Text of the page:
Issue



Configurable Kelvin contacting for today's advanced packages


05/01/2011







Executive Overview

In the precision analog marketplace, Kelvin testing is becoming increasingly important to adequately test today's advanced packages. However, some packages mix analog, mixed signal, and/or RF die within the same package. In addition, there is a focus on making devices smaller with larger numbers of I/Os, which in turn leads to devices with smaller pads and finer pitches. These situations require greater test flexibility and versatility. Included is information on how configurable Kelvin test contactors or sockets can improve both the test yield and quality in a wide variation of package types.

Jeff Sherry, Johnstech International, Minneapolis, MN USA

With Kelvin testing, it's critical that both force and sense contacts reliably hit the device pad or lead, especially since device presentation is often less than ideal. Failure to contact the device I/O causes a false failure resulting in retesting and increased costs. Figure 1 shows results of witness marks made by a configurable Johnstech ROL 200K (Kelvin) test contactor on a very small 2x2mm NiPdAu package during production testing. The device was inserted 20 times into this test contactor without any alignment control. Because of the Kelvin contactor's centereed force contact and redundant sense contact, both force and sense contacts hit the pads (as indicated by the light burnish marks of the force contacts in the center of the pads and the sense contacts darkened dots on either side of the force contact marks).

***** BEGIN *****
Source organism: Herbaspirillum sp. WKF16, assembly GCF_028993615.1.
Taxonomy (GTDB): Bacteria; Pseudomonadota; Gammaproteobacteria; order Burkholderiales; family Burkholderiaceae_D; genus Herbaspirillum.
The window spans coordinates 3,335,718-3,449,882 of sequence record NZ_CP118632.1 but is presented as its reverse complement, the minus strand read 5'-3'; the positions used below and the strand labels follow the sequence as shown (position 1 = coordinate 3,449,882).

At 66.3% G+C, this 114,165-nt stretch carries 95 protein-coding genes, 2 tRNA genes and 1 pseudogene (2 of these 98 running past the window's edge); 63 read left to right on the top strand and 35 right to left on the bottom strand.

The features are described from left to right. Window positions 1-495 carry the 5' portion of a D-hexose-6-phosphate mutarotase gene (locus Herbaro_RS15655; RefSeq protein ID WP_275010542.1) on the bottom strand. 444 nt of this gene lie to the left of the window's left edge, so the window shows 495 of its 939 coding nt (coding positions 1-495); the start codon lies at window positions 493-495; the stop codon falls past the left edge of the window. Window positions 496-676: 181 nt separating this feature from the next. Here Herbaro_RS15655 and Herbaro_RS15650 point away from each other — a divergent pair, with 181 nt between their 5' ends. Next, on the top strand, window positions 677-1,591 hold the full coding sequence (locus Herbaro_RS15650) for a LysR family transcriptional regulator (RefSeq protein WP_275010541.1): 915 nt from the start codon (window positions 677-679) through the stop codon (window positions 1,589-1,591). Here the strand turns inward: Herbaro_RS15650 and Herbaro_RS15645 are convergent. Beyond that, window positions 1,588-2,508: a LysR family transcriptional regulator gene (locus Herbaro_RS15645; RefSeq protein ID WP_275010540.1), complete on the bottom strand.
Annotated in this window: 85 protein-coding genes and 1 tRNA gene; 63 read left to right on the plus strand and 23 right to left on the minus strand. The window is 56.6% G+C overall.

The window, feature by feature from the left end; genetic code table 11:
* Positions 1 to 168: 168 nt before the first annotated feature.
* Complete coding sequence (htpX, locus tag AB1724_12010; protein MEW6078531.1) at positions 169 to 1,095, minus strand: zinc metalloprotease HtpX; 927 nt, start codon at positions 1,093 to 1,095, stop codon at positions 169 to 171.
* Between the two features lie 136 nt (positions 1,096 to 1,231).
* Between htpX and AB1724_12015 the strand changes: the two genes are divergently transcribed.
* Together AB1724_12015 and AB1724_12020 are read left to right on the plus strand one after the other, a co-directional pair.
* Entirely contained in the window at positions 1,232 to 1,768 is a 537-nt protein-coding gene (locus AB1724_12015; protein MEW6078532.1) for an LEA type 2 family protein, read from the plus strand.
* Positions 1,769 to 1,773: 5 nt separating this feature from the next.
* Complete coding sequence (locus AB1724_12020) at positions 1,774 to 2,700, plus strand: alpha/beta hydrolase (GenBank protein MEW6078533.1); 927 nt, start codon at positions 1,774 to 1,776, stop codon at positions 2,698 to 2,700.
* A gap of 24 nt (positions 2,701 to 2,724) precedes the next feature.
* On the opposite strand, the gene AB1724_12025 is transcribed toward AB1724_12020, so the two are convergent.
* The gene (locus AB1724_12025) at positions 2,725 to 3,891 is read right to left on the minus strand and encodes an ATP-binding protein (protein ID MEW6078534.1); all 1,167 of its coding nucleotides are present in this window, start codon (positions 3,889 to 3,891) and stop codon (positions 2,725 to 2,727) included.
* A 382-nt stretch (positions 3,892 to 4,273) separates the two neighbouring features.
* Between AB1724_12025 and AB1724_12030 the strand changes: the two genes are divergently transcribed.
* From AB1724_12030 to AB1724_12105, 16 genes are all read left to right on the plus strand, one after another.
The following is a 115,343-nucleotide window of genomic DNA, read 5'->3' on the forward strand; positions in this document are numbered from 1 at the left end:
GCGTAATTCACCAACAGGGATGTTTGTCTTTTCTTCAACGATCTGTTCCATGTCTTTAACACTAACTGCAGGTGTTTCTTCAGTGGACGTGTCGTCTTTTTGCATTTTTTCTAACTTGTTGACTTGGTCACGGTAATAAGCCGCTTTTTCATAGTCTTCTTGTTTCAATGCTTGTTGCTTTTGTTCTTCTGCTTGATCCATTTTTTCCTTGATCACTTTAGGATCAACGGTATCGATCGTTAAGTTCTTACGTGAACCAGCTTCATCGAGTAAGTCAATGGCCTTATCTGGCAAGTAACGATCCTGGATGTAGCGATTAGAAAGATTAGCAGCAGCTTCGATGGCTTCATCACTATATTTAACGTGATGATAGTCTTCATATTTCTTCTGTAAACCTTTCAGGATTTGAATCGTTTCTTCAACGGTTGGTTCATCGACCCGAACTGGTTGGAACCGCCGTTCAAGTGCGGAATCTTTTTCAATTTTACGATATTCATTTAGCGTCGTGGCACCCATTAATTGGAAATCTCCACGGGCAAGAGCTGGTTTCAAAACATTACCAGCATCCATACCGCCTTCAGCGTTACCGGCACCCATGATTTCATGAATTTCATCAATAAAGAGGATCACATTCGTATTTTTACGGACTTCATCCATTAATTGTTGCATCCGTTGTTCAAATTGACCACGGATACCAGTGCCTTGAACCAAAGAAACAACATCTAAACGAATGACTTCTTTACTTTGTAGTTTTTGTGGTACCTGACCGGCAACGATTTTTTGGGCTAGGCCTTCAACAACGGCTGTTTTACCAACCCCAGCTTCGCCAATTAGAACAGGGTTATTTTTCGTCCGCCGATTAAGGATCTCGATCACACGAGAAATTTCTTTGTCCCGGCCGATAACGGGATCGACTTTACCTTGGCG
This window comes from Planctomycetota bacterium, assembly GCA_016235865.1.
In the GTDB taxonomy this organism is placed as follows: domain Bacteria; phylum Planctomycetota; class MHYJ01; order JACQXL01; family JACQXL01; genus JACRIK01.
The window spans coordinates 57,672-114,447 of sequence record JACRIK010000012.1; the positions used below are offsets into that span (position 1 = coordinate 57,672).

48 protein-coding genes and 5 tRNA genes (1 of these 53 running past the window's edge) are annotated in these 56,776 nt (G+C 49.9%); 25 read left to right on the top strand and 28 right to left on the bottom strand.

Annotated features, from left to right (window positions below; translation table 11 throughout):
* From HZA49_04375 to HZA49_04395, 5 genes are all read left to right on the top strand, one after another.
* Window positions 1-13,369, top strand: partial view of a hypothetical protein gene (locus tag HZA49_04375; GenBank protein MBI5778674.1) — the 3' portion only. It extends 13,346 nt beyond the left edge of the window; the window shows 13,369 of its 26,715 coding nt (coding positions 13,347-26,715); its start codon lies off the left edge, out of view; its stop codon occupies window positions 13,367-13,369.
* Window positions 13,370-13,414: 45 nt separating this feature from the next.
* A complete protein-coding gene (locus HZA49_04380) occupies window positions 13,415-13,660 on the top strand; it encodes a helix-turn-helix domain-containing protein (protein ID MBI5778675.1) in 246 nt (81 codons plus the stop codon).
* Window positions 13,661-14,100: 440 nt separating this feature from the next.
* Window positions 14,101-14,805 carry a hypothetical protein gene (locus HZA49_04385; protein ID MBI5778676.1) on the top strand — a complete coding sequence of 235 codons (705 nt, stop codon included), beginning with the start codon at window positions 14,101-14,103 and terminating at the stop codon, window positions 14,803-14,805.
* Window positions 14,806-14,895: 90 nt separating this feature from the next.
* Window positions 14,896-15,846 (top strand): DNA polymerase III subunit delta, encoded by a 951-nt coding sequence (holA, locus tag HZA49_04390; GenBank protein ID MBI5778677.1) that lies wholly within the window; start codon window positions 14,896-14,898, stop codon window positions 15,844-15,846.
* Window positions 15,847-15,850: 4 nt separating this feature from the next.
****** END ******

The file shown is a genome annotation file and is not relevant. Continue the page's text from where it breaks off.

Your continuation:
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Figure 1: Kelvin and RF witness marks on small package (under worst case insertion scenarios).

If the device was misaligned even more severely than Fig. 1 and only one sense tine hit the pad, the redundancy specifically built into this particular brand of configurable Kelvin contactor still allows for a valid measurement. The distance between the sense contact tips was designed to hit the minimum expected device pad width and assure at least one sense tine would make contact to the device pad under all test scenarios, including recessed and exposed pads. For this 0.5mm pitch 2x2mm device the pad size was 0.2 x 0.3mm.

A robust contacting solution should also accommodate RF signals. Notice the pad in Fig. 1 (Pin 6) where no sense contact witness marks are seen. This is for the RF signal where the sense contact has been removed. Because of this test Contactor's configurable housing, the user can easily customize the I/Os and use Kelvin only where it is needed. This is essential to control acquisition costs as the same test contactor can be used to test multiple devices. Simple removal of the sense contact at any particular I/O enables the force contact to handle maximum current and high frequency signals.

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Figure 2: Configurable Kelvin contactor